Choosing The Right Digital Camera - What Are Your Needs?
Most of the people that ask me about choosing their next camera seem to be curious about what type of camera is right for their uses and budget. They want to understand the differences in camera types rather than needing help choosing one model over another. Since the internet has an abundance of comparison information to help you choose a specific model once you determine the camera type that best fits your needs, I'll focus on what seperates the different types of cameras that are available.
Most photographers will tell you that being a photographer has very little to do with the camera that you use. While a SLR type camera can offer much greater control than many Point and Shoot cameras do, the image quality differences beyond that become much less apparent. New digital cameras generally fall into one of three categories; Point and Shoot, Crop Sensor D-SLR, and Full Frame D-SLR.
The most noticeable jump in image quality happens between the compact point and shoot cameras and the entry-level D-SLRs. Most Point and Shoot cameras offer only a little control over how the picture is exposed, combined with a smaller image sensor that doesn't do as good of a job capturing the image. Even entry level D-SLRs from the major manufacturers offer full control over image exposure and they have much larger image sensors to record high quality images.
The only real step up beyond these cameras are the Full Frame D-SLRs like Nikon's D600, D800, and D4 that use a larger image sensor for better image quality (especially in low light conditions), but even then the differences are more subtle and hidden in the details. These are differences many people would not even notice unless peering into the details in a very large print.
Aside from crossing these boundaries into a different class of camera, most of the current crop of cameras from the major manufacturers generally offer similar image quality.
Well What's The Difference?
Now you might be wondering why anyone would buy a $3000 camera body if the $450 one has almost the same image quality. The biggest difference between them is build quality. The more expensive cameras are usually made of high strength materials like magnesium, are weatherproof, use better switches and controls, have bigger batteries for long life, and are usually faster. While these things are great to have, there are also downsides. Having all these bigger and better parts causes them to be larger, heavier, and quite expensive.
The cheaper or entry level D-SLRs are generally plastic, not very weather resistant, etc. Picture quality however is generally excellent in all of them from the major manufacturers like Nikon or Canon (depending on lenses, settings, etc). While there are obvious downsides to cheaper parts, switches, and plastic bodies, these things can be seen as advantages as well. The most obvious advantages are small size, light weight, and low price.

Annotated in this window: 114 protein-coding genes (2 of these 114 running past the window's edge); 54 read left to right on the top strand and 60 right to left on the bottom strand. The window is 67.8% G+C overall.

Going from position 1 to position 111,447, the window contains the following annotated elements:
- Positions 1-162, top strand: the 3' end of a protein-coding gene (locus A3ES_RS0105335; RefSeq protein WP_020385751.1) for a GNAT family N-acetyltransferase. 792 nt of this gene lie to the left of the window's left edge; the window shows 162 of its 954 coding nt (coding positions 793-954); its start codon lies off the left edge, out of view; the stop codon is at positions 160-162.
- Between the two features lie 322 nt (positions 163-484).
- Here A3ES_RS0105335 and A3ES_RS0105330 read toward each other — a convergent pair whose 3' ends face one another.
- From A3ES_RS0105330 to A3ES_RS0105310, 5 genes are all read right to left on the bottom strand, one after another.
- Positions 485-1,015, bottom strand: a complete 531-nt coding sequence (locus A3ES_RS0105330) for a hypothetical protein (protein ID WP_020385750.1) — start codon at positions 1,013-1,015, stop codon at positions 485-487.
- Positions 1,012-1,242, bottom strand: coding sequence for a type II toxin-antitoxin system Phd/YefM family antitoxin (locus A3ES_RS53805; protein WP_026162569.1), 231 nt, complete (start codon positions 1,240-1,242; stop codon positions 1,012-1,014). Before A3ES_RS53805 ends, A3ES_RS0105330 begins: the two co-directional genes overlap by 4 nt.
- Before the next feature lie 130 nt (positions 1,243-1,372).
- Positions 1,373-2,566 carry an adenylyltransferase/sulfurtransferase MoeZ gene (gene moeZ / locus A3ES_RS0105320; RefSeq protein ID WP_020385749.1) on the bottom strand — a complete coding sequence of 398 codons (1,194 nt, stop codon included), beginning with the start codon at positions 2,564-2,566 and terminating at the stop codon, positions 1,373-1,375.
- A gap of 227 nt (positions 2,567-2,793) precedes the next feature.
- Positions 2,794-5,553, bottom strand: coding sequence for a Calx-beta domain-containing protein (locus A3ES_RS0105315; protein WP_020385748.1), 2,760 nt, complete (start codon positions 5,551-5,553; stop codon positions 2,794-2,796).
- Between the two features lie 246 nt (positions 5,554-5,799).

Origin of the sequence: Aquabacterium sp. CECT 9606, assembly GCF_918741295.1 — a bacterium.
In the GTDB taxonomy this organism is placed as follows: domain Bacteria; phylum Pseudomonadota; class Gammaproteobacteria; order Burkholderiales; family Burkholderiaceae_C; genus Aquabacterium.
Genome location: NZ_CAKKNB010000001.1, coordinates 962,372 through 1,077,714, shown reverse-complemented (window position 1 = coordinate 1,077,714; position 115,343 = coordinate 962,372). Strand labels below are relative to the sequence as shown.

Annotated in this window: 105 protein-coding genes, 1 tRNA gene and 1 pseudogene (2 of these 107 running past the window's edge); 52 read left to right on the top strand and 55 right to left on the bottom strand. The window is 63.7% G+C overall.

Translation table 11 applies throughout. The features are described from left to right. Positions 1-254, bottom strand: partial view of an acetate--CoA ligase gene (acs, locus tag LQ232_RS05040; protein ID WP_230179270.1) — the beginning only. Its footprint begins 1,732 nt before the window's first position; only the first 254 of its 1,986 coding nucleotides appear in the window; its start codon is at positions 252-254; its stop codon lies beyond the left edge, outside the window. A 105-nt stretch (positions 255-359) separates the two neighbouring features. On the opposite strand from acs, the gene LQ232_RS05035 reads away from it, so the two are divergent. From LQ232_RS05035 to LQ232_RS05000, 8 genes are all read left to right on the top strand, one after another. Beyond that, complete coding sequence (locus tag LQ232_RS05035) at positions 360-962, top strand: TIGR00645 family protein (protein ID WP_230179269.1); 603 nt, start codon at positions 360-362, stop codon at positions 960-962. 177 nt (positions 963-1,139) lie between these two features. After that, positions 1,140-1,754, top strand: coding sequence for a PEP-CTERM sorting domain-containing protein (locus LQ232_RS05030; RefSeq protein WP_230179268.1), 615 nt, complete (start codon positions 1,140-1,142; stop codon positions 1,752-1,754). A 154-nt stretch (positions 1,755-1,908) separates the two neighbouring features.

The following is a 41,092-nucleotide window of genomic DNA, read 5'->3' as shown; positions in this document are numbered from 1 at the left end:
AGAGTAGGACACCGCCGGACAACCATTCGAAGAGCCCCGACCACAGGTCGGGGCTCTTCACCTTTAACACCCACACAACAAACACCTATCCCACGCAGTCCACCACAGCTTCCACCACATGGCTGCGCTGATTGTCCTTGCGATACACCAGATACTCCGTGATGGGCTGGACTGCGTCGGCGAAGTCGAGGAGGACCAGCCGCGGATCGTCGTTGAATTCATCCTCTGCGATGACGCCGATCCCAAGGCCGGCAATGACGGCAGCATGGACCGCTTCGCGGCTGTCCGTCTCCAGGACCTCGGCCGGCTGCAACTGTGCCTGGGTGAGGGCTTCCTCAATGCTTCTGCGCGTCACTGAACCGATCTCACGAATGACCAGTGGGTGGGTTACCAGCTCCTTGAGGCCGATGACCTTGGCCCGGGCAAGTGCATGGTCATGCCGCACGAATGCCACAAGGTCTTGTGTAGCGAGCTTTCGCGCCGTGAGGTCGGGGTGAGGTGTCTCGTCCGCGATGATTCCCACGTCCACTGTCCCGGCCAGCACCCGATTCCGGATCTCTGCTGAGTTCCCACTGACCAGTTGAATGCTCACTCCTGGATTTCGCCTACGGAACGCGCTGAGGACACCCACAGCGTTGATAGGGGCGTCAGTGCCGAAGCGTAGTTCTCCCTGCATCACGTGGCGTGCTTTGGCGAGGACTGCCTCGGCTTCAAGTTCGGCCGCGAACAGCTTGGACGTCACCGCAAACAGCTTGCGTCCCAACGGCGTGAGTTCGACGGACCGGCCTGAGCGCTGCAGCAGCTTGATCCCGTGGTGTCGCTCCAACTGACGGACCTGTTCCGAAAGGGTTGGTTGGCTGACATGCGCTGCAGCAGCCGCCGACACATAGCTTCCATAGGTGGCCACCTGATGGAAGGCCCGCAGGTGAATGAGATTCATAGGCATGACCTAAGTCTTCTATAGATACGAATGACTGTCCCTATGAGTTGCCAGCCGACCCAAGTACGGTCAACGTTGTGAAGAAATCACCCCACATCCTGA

Understand Your Needs
Now I'm not saying that a Nikon D800 doesn't have better image quality than a D3200. What I am saying is that I have seen jaw-dropping pictures that were taken with a D3200, and I have also seen some dreadful images shot with a D800. It is far more important to learn to use the camera you have to it's potential.
If you are someone who needs that extra bit of speed, weather resistance, or durability in your camera and is willing to pay for it then go for it, you already know who you are and what your needs are. Just don't spend a lot of extra money on a camera body if you do not understand exactly what you are getting for your investment. Back when I first wrote this article I owned three Nikon camera bodies; the D3000, D80, and a D300. The average person would probably not have been able to detect any visible difference in pictures from any of them despite their differences in cost ranging from around $500 to $2500.
Choose the camera that does what you need it to and fits into your budget range. If you want a camera that fits in your shirt pocket to document your life in snapshots, most small point and shoot cameras will do the trick just fine. If you are worried about image quality on a budget or just need an inexpensive camera that's lightweight and flexible, an entry level D-SLR will deliver amazing images as long as you take care not to abuse it. If you are a professional who uses and probably abuses your camera daily, you'll need to spend the money for a camera that can deal with the rigors of constant use.
In the end, picture quality is generally comparable between similar products from the big manufacturers while build quality is mostly an issue of budget. What I recommend is to choose the camera that suits your needs and budget from one of the major brands like Nikon or Canon. Hold the cameras to see which ones feel most comfortable in your hand, as those small details such as comfort in your hand could be the deciding factor.
I hope these tips will help you to improve your own photography. Use the links to navigate forward, backward, or go to the "Main Menu"